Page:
Generally, handheld cell phone use, including text messaging, is banned for all California drivers. And for school bus drivers and motorists under the age of 18, all cellphone use (with certain exceptions) is prohibited, regardless of whether hands-free technology is used.
California has several laws that deal with distracted driving. However, the distracted driving rules can generally be broken down into cell phone and electronic device use restrictions (which include texting while driving).
California law prohibits all motorists from using a cell phone while driving, except when used in hands-free mode.
Cell phone tickets are infractions in California. A first offense results in a $20 base fine, and for a second or subsequent offense, the base fine is $50.
But be mindful that the actual amount you'll pay once assessments are added will be significantly more than the base fine. The total for a first violation will likely exceed $150, and a second or subsequent offense can cost over $250.
The DMV will assess one point for cell phone violations that occur within 36 months of a prior conviction.
California's vehicle cell phone ban doesn't apply when a motorist uses a cell phone while driving on private property or places a call for emergency purposes (such as calling for an ambulance or other emergency services). Emergency service professionals are also exempt from the cell phone ban while operating an authorized emergency vehicle.
California's distracted driving law prohibits all use of a handheld wireless device while driving unless the motorist operates their device in voice-operated, hands-free mode.
A previous incarnation of the law restricted only "text-based" communications, but the current version covers all wireless device functions. So the law bans not only text messaging but also using other features of cell phones and tablets such as web browsers and GPS while at the wheel.
A violation of California's distracted driving law is an infraction. Convicted motorists face a $20 base fine on a first violation and a $50 base fine for a second or subsequent offense.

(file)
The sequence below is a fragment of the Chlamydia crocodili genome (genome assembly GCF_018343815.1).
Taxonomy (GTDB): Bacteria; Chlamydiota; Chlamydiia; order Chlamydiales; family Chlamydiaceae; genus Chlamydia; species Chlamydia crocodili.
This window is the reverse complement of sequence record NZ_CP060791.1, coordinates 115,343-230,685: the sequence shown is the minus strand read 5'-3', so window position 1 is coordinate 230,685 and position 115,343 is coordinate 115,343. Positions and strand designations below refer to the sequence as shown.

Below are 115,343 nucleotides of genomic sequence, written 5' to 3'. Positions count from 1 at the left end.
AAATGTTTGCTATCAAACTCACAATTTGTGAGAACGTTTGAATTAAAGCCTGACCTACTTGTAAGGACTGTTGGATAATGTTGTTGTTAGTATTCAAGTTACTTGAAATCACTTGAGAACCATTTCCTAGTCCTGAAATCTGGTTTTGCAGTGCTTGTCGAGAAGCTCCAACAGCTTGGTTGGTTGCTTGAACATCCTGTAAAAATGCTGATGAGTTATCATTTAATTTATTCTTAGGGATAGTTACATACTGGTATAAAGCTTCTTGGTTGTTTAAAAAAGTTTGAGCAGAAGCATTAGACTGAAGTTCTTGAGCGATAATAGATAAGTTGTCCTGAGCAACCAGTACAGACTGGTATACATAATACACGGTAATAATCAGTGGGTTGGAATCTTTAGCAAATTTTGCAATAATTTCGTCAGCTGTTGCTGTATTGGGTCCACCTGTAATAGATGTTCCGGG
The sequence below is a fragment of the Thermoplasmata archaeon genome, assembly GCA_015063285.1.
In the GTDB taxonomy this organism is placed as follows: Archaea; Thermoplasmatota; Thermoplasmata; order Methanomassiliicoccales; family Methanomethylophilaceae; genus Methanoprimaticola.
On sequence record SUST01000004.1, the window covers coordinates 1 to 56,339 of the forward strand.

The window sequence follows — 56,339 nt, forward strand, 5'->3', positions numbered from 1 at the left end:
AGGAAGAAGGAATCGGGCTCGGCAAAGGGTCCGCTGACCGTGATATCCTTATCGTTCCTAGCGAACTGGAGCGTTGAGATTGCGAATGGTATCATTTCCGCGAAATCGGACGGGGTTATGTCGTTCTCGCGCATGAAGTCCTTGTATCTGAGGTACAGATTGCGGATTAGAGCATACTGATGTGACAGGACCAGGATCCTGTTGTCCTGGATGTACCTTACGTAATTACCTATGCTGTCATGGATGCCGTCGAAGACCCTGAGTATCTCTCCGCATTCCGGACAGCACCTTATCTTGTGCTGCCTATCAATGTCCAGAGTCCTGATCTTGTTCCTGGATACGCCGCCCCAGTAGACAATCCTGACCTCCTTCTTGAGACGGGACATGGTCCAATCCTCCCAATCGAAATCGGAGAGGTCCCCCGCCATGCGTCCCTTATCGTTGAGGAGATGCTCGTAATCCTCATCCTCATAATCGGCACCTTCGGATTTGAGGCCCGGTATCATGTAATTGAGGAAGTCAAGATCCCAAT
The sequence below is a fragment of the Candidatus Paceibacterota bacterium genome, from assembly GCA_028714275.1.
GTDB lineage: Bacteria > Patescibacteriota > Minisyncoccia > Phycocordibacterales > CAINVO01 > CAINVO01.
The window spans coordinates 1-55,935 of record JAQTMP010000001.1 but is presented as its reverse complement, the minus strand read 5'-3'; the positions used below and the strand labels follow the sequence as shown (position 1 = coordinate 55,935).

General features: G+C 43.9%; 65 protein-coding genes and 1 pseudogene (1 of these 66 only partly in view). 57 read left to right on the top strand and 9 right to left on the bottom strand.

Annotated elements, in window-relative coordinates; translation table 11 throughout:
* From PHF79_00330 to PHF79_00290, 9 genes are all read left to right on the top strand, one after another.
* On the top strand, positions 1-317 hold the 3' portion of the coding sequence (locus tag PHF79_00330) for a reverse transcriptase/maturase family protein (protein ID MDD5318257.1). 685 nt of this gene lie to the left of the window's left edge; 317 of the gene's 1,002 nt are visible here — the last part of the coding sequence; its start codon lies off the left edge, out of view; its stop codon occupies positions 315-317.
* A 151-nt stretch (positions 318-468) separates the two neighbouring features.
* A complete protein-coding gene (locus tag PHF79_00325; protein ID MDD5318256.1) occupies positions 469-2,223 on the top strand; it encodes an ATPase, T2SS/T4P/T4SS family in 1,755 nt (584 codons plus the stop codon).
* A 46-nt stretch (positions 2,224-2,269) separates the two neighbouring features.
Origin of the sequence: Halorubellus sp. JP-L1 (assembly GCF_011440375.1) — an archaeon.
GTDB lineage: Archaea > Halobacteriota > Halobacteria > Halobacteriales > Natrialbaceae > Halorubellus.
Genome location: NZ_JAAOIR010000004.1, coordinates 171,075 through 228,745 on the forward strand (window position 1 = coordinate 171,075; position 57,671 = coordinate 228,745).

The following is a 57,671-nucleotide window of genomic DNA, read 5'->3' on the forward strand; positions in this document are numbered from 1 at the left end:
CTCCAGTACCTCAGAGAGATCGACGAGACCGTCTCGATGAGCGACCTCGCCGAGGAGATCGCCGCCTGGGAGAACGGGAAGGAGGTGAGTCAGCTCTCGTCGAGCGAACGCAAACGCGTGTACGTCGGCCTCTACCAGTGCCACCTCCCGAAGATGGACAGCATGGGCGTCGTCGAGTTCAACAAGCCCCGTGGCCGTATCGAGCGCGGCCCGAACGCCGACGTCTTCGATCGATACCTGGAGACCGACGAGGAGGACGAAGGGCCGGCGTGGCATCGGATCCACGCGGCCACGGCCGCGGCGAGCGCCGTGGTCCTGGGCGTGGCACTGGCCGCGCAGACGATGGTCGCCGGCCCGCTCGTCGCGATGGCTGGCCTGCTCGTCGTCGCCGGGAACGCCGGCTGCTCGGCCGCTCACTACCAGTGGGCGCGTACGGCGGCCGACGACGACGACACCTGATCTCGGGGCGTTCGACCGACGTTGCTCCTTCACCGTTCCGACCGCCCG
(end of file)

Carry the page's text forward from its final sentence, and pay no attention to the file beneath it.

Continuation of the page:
Texting violations that occur within 36 months of a prior will result in one point.
California's distracted driving law has several exceptions. The law doesn't apply to:
Emergency services personnel are also exempt from the law's restrictions while operating an authorized emergency vehicle.
In California, special rules apply to drivers who are under 18 years old. These underage motorists are entirely prohibited from using wireless devices while driving, even if the device is in hands-free mode. The only exception to this restriction is for calls placed for emergency purposes.
The penalties for a violation are the same as those that apply to drivers who are 18 years old or over. (See above.)
California law prohibits school bus and transit drivers from using a "wireless telephone" while driving. However, the restriction doesn't prohibit these drivers from using a cell phone for work-related or emergency purposes.
Bus and transit drivers who violate the cell phone law can be convicted of an infraction. The offense counts as one point on the driver's record and is punishable by a maximum $250 base fine.
A cell phone violation isn't considered a "serious traffic violation" for commercial driver's license purposes.
For the most part, California's cell phone and distracted driving laws are considered "primary" offenses—meaning a police officer can pull you over for a violation.
But California's ban on hands-free device use for underage drivers is a "secondary" offense. So, an officer can't stop a driver based solely on a suspected violation of the underage hands-free law. However, if an officer detains an underage motorist for some other legitimate reasons (like speeding) and discovers unlawful use of a hands-free device, the officer can cite the motorist for the violation.